seriously, throwing stuff away is no good. Most everything I have is ripped from old broken stuff. I had no coding experience in the last 15 years or so (did a little Qbasic in middle school, making text based games on school computers) and the amount I've learned in the past 3-4 weeks is incredible. It really just takes motivation and some dedication. It can be hard to force yourself to do a lesson you really dont care about, but every time you do, you retain a little bit more. Working through ALL the examples really helps. Also, if you phrase your question "correctly" there are usually a ton of people who will provide useful answers. Thats been one of the biggest helps for me. Be warned that if you just throw out a vague question without many details and constraints, you wont really get good answers unless its in the Frequently Asked Questions section. Its just something you put up with when dealing with real engineers ;D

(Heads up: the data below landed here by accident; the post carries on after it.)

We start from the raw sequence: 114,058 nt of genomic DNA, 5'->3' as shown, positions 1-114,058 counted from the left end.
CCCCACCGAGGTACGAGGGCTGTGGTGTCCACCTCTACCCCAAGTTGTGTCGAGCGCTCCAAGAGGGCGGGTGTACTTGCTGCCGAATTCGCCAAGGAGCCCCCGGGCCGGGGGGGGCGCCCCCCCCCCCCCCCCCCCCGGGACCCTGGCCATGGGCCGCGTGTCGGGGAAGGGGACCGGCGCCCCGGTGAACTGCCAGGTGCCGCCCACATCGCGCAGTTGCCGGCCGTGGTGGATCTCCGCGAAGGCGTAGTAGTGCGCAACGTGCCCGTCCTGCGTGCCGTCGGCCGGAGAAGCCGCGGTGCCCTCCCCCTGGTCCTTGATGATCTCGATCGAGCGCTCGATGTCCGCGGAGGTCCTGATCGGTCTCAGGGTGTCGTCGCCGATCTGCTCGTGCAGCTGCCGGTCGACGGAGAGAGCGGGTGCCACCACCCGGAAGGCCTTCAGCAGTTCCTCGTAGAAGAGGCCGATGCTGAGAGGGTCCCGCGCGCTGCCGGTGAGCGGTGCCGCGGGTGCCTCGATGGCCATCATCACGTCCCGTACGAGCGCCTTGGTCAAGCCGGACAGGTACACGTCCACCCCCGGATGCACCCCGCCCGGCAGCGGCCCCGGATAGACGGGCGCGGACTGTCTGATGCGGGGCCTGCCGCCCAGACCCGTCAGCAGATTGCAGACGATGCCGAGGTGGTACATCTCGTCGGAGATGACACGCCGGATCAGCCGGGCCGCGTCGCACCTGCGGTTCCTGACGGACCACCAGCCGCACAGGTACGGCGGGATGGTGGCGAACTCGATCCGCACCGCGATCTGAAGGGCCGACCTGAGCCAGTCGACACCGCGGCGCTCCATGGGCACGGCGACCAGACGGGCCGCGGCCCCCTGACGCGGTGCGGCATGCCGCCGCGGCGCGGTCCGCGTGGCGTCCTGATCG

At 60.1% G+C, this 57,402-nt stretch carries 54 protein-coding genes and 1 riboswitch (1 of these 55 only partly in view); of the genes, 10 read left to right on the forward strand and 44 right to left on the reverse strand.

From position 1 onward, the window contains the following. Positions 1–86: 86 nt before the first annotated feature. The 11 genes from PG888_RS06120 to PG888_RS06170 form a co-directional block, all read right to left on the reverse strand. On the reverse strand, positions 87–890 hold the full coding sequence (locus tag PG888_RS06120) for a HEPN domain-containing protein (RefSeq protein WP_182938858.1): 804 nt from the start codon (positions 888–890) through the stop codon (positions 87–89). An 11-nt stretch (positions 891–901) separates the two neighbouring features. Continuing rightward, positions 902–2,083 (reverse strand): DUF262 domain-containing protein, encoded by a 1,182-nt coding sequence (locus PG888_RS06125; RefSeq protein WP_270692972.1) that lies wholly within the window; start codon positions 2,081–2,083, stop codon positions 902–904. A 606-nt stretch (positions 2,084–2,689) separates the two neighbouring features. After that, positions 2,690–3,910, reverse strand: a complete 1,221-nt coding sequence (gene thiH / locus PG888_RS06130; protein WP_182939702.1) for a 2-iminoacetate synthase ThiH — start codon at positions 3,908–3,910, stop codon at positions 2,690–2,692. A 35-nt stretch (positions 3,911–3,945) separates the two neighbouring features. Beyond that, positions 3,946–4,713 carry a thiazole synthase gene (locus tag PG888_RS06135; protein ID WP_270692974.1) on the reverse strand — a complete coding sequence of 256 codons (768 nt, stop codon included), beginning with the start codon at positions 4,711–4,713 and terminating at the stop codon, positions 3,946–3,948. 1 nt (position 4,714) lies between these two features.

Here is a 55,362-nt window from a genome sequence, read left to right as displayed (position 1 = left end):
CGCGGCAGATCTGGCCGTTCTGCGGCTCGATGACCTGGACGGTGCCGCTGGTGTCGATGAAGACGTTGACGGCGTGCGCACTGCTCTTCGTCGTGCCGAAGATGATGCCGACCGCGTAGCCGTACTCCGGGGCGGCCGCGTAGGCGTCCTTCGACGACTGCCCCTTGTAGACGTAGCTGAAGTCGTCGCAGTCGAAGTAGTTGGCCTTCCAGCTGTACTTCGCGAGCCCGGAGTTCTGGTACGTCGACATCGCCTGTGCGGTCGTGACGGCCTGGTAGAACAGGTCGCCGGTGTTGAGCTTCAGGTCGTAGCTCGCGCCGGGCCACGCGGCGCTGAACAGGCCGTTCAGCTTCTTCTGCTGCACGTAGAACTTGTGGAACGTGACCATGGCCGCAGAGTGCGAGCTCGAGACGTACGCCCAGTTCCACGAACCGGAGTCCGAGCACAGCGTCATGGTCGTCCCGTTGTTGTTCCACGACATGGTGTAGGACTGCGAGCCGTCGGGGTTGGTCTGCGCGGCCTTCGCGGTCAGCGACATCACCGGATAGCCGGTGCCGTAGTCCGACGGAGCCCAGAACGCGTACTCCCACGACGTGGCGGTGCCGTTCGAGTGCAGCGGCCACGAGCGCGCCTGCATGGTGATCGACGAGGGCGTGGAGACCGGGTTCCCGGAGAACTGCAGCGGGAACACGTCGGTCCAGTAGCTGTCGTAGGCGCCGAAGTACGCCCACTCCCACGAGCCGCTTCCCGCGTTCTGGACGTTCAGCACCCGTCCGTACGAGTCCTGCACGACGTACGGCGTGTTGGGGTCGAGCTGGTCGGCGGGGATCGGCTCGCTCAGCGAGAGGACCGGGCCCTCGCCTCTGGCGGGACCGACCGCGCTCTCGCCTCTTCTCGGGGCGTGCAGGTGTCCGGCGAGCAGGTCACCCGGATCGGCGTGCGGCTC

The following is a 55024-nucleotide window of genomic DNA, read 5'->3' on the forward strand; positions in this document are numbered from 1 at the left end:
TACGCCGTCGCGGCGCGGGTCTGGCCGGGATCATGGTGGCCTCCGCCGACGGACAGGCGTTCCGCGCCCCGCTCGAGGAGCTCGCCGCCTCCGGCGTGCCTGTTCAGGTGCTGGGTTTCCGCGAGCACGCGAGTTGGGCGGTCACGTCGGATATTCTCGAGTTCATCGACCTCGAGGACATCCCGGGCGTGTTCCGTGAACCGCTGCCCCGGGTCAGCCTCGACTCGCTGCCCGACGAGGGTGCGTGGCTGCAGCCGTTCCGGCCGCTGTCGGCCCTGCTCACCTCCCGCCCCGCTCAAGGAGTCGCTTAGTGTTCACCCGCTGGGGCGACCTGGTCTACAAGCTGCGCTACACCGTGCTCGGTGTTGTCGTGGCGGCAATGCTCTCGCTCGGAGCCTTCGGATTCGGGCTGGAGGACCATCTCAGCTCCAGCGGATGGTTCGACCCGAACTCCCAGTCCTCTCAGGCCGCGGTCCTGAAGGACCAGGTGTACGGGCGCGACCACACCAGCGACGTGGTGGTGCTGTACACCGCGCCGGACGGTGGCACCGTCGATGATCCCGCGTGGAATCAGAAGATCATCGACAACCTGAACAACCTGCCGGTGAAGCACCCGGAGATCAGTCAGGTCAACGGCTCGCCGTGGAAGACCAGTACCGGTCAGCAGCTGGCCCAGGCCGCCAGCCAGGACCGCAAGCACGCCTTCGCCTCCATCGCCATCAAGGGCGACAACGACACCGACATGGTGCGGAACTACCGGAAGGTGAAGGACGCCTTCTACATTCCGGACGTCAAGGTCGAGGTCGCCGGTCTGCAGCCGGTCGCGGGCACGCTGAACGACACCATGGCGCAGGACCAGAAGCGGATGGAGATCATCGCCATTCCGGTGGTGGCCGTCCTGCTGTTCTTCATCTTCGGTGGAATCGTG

pwillard

#8
Dec 03, 2010, 05:15 pm Last Edit: Dec 03, 2010, 05:17 pm by pwillard Reason: 1
Others are talking to you about code... but lets talk hardware...

I'm tossing a random number out hear but I would  guess that there are quite a large number of us here that look at abandoned electronic devices as sources of new toys to play with.  Am I the only one?

Are many of us PC Board recyclers?  I think so...

So my belief is that a part needs to be really... I mean REALLY dead before I toss it out.

While making PC boards yourself is quite possible and rewarding... you should also teach yourself to solder well.  Buy a good soldering iron (maybe not so expensive... just not the cheapest) and practice.  You are just not going to escape needing to solder if you plan on taking anything beyond "breadboard" stage.

My advice about code.  Tackle ALL software problems in small bites and then assemble your many small "solutions" together to get your results.  Read other peoples code.  When you don't understand... stop and figure out why you don't understand it (research it) before moving on to the next thing...